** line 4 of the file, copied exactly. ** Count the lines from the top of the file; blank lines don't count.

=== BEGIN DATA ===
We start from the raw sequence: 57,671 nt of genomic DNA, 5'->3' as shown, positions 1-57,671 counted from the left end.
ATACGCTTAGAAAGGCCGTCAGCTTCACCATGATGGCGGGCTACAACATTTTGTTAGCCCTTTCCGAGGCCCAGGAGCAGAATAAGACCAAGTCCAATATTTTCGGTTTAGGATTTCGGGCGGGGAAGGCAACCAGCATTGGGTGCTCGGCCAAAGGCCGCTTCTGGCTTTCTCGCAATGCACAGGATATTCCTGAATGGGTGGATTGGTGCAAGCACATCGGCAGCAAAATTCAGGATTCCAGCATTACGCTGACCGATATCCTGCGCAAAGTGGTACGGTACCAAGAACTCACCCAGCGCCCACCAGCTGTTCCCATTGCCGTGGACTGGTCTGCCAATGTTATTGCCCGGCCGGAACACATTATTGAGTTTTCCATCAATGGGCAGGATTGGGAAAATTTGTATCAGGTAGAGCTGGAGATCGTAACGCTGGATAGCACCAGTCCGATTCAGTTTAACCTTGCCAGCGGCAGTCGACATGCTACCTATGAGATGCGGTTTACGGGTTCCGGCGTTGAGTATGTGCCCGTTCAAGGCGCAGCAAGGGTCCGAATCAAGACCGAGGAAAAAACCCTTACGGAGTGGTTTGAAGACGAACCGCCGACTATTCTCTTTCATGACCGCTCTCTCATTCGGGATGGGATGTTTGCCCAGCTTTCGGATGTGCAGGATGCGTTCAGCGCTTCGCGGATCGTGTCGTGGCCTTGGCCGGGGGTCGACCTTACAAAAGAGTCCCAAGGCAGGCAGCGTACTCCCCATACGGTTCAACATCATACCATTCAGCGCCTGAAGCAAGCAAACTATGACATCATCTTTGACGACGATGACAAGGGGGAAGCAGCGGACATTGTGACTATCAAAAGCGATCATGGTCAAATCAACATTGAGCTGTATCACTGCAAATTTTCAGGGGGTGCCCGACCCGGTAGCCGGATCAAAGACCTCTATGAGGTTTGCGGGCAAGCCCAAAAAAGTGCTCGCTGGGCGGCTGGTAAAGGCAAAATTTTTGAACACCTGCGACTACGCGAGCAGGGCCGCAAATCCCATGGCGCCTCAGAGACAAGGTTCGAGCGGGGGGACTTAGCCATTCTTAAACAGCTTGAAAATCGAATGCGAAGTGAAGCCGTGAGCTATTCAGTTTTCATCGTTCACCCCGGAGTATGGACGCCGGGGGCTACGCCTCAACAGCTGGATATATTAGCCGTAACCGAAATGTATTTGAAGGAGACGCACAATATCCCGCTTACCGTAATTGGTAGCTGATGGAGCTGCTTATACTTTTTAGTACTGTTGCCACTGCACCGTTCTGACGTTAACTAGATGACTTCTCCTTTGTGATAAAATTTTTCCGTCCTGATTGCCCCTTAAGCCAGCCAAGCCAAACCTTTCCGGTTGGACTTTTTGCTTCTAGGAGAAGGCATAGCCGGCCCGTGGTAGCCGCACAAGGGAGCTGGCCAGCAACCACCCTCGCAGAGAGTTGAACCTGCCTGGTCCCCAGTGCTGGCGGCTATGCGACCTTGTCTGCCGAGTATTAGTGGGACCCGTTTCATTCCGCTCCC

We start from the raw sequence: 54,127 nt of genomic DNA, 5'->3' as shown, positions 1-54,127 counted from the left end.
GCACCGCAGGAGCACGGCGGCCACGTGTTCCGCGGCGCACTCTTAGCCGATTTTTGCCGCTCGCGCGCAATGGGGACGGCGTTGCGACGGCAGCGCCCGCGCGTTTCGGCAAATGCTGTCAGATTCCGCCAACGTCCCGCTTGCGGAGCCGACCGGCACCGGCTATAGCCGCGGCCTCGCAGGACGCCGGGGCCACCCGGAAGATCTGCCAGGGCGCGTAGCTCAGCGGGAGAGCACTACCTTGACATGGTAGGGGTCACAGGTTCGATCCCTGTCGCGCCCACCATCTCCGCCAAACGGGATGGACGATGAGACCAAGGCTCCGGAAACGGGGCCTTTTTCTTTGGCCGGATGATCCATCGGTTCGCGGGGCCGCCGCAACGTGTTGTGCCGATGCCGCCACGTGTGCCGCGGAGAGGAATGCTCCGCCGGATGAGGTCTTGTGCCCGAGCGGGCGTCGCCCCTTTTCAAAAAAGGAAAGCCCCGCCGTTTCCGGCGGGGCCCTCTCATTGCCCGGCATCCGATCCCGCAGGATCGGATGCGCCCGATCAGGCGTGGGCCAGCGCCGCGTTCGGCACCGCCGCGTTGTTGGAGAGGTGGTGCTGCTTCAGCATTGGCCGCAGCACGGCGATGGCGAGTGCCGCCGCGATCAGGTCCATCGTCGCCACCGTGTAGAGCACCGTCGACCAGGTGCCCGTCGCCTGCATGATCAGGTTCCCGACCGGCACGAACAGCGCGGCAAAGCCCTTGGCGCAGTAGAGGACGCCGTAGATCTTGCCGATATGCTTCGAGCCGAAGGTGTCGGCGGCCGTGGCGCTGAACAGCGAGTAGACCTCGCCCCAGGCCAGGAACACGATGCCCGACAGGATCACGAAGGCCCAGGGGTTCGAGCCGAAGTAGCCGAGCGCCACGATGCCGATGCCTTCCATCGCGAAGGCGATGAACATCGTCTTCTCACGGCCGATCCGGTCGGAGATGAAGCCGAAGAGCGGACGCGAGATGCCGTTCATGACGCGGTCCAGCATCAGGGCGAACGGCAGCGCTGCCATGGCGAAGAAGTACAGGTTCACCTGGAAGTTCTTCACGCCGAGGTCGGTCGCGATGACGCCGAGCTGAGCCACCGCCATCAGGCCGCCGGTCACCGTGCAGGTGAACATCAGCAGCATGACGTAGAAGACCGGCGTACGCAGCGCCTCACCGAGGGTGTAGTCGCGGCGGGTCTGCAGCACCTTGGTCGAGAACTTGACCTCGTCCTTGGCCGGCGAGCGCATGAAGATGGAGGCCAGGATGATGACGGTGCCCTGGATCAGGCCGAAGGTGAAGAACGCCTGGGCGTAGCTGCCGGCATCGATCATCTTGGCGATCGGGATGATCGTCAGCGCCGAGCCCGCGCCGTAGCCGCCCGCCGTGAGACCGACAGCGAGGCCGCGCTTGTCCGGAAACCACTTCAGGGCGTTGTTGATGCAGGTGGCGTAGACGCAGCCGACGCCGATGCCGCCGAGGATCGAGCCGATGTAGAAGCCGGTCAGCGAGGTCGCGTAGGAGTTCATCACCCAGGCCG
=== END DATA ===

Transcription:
GCACCGCAGGAGCACGGCGGCCACGTGTTCCGCGGCGCACTCTTAGCCGATTTTTGCCGCTCGCGCGCAATGGGGACGGCGTTGCGACGGCAGCGCCCGCGCGTTTCGGCAAATGCTGTCAGATTCCGCCAACGTCCCGCTTGCGGAGCCGACCGGCACCGGCTATAGCCGCGGCCTCGCAGGACGCCGGGGCCACCCGGAAGATCTGCCAGGGCGCGTAGCTCAGCGGGAGAGCACTACCTTGACATGGTAGGGGTCACAGGTTCGATCCCTGTCGCGCCCACCATCTCCGCCAAACGGGATGGACGATGAGACCAAGGCTCCGGAAACGGGGCCTTTTTCTTTGGCCGGATGATCCATCGGTTCGCGGGGCCGCCGCAACGTGTTGTGCCGATGCCGCCACGTGTGCCGCGGAGAGGAATGCTCCGCCGGATGAGGTCTTGTGCCCGAGCGGGCGTCGCCCCTTTTCAAAAAAGGAAAGCCCCGCCGTTTCCGGCGGGGCCCTCTCATTGCCCGGCATCCGATCCCGCAGGATCGGATGCGCCCGATCAGGCGTGGGCCAGCGCCGCGTTCGGCACCGCCGCGTTGTTGGAGAGGTGGTGCTGCTTCAGCATTGGCCGCAGCACGGCGATGGCGAGTGCCGCCGCGATCAGGTCCATCGTCGCCACCGTGTAGAGCACCGTCGACCAGGTGCCCGTCGCCTGCATGATCAGGTTCCCGACCGGCACGAACAGCGCGGCAAAGCCCTTGGCGCAGTAGAGGACGCCGTAGATCTTGCCGATATGCTTCGAGCCGAAGGTGTCGGCGGCCGTGGCGCTGAACAGCGAGTAGACCTCGCCCCAGGCCAGGAACACGATGCCCGACAGGATCACGAAGGCCCAGGGGTTCGAGCCGAAGTAGCCGAGCGCCACGATGCCGATGCCTTCCATCGCGAAGGCGATGAACATCGTCTTCTCACGGCCGATCCGGTCGGAGATGAAGCCGAAGAGCGGACGCGAGATGCCGTTCATGACGCGGTCCAGCATCAGGGCGAACGGCAGCGCTGCCATGGCGAAGAAGTACAGGTTCACCTGGAAGTTCTTCACGCCGAGGTCGGTCGCGATGACGCCGAGCTGAGCCACCGCCATCAGGCCGCCGGTCACCGTGCAGGTGAACATCAGCAGCATGACGTAGAAGACCGGCGTACGCAGCGCCTCACCGAGGGTGTAGTCGCGGCGGGTCTGCAGCACCTTGGTCGAGAACTTGACCTCGTCCTTGGCCGGCGAGCGCATGAAGATGGAGGCCAGGATGATGACGGTGCCCTGGATCAGGCCGAAGGTGAAGAACGCCTGGGCGTAGCTGCCGGCATCGATCATCTTGGCGATCGGGATGATCGTCAGCGCCGAGCCCGCGCCGTAGCCGCCCGCCGTGAGACCGACAGCGAGGCCGCGCTTGTCCGGAAACCACTTCAGGGCGTTGTTGATGCAGGTGGCGTAGACGCAGCCGACGCCGATGCCGCCGAGGATCGAGCCGATGTAGAAGCCGGTCAGCGAGGTCGCGTAGGAGTTCATCACCCAGGCCG